Wednesday, November 8, 2017
Next June, Washburn University School of Law will be sponsoring a two-day seminar in Pennsylvania on farm income tax and farm estate and business planning. I will be one of speakers at the event as will Paul Neiffer, the author of the Farm CPA Today blog. Paul and I have done numerous events together over the past few years and I thoroughly enjoy working with Paul. The K-State Department of Agricultural Economics will be co-sponsoring the event, and we are looking forward to working with the Pennsylvania Society of CPAs and Farm Credit East. The seminar dates will be June 7-8 and the location, while not set at the present time, will be within a couple of hours of Harrisburg, PA.
Our two-day event will precede the 2018 conference in Harrisburg of the National Association of Farm Business Analysis Specialists (NAFBAS) and the National Farm and Ranch Business Management Education Association, Inc. (NFRBMEA) which begins on June 10. We are looking forward to partnering with the two groups to provide technical and practical tax information in an applied manner that the attendees to the NAFBAS/NFRBMEA conference will find to be a beneficial supplement to their conference. Accordingly, we are planning the agenda to supplement the information that will be provided at the NAFBAS/NFRBMEA conference.
We will follow our traditional two-day seminar approach with farm income tax information on Day 1 and farm estate and business planning topics on Day 2. On Day 1, we will provide an update on recent cases and rulings. Of course, if there is new tax legislation, we will cover its application to various client situations. We will also provide farm income averaging planning strategies, farm financial distress tax planning issues, self-employment tax and how to structure leases and entities. Also on Day 1, we will explain how to handle indirect production costs and the application of the repair/capitalization regulations. In addition, we will explain the proper handling of farm losses and planning opportunities with farming C corporations.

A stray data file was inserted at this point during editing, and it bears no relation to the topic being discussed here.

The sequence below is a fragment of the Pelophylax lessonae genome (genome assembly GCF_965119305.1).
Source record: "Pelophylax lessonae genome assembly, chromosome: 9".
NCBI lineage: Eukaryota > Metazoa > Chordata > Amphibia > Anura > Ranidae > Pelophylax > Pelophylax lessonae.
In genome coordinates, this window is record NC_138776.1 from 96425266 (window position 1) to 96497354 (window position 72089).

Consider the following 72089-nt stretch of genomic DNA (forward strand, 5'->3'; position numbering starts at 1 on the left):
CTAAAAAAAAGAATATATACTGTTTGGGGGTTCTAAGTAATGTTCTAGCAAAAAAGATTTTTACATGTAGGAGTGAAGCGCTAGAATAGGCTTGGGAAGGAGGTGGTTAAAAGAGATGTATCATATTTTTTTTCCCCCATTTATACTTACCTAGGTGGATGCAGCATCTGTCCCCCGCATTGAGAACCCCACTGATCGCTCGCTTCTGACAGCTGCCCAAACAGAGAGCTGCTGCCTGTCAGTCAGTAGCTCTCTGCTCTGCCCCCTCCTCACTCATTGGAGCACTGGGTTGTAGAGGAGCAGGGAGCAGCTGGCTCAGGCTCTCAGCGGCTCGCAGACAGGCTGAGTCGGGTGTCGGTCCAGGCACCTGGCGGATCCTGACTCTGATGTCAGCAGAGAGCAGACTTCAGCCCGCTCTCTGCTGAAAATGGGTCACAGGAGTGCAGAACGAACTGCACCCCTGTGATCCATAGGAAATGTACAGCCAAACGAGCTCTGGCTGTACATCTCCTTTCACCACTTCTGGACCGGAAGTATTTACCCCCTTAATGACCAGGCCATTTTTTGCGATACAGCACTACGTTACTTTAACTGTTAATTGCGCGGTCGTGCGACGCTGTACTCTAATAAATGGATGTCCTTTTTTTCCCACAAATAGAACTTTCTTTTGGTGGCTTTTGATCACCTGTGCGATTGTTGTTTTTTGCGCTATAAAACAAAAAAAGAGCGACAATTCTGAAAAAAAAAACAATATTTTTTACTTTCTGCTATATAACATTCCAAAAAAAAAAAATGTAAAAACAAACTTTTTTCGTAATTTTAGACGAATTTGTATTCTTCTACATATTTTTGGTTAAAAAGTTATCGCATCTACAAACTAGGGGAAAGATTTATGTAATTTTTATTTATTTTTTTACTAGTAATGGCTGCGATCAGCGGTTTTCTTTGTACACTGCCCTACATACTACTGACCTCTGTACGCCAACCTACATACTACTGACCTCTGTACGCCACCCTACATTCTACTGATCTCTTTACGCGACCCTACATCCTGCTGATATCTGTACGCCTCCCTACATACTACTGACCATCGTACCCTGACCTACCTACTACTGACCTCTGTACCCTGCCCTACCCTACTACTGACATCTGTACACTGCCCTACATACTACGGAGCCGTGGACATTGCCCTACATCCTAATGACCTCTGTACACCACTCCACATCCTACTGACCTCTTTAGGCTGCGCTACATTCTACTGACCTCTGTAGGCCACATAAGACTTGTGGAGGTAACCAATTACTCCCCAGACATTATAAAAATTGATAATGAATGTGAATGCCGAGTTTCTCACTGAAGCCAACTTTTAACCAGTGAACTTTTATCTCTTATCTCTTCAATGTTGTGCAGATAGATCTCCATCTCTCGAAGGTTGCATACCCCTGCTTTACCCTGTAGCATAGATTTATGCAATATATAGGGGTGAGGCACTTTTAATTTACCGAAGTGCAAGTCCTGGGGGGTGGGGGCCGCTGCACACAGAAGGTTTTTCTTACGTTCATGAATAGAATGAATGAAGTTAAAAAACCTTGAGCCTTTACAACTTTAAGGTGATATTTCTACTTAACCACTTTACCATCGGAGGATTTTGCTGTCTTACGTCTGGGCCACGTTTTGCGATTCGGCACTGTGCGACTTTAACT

On Friday, Day 2, we will cover the most recent developments in farm estate and business planning. Of course, if there is legislation enacted that impacts the transfer tax system, we will cover it in detail. We will also have a session on applicable tax planning strategies for the retiring farmer, and ownership transition strategies. Also discussed on Day 2 will be the procedures and tax planning associated with incorporating the farm business tax-free. We will also get into long-term health care planning, how best to structure the farming business to take maximum advantage of farm program payments, special use valuation as well as installment payment of federal estate tax. Those handling fiduciary returns will also find our session on trust and estate taxation and associated planning opportunities to be of great benefit.
Mark your calendars now for the June7-8 seminar in PA. If flying, depending on the location we settle on, flights into either Pittsburgh, Philadelphia or Baltimore will be relatively close. Be watching www.washburnlaw.edu/waltr for further details as the weeks go by. Until then, upcoming tax seminars will find me next week in North Dakota, and then Kansas in the following two weeks. In early December, I will be leading-off the Iowa Bar’s Bloethe Tax School in Des Moines with a federal tax update. I have also heard from numerous Iowans that will be attending tax school in Overland Park in late November, and I am looking forward to seeing you there along with the other attendees. Next week’s seminar from Fargo will be simulcast over the web in case you can’t attend in-person. Also, the seminar from Pittsburg, KS will be simulcast over the web. In addition, there will be a 2-hour ethics seminar/webinar on Dec. 15. Be watching my CPE calendar on www.washburnlaw.edu/waltr for more details.
I have a new book out, published by West Academic – “Agricultural Law in a Nutshell.” Here’s the link to more information about the book and how to order. http://washburnlaw.edu/practicalexperience/agriculturallaw/waltr/agriculturallawnutshell/index.html If you are involved in agriculture or just like to read up on legal issues involving those involved in agricultural production or agribusiness, the book would make a great stocking-stuffer. If you are teaching or taking an agricultural law class in the spring semester of 2018, this is a “must have” book.
There are always plenty of legal issues to write about and current developments to keep up on. Readers of this blog are well aware of that fact.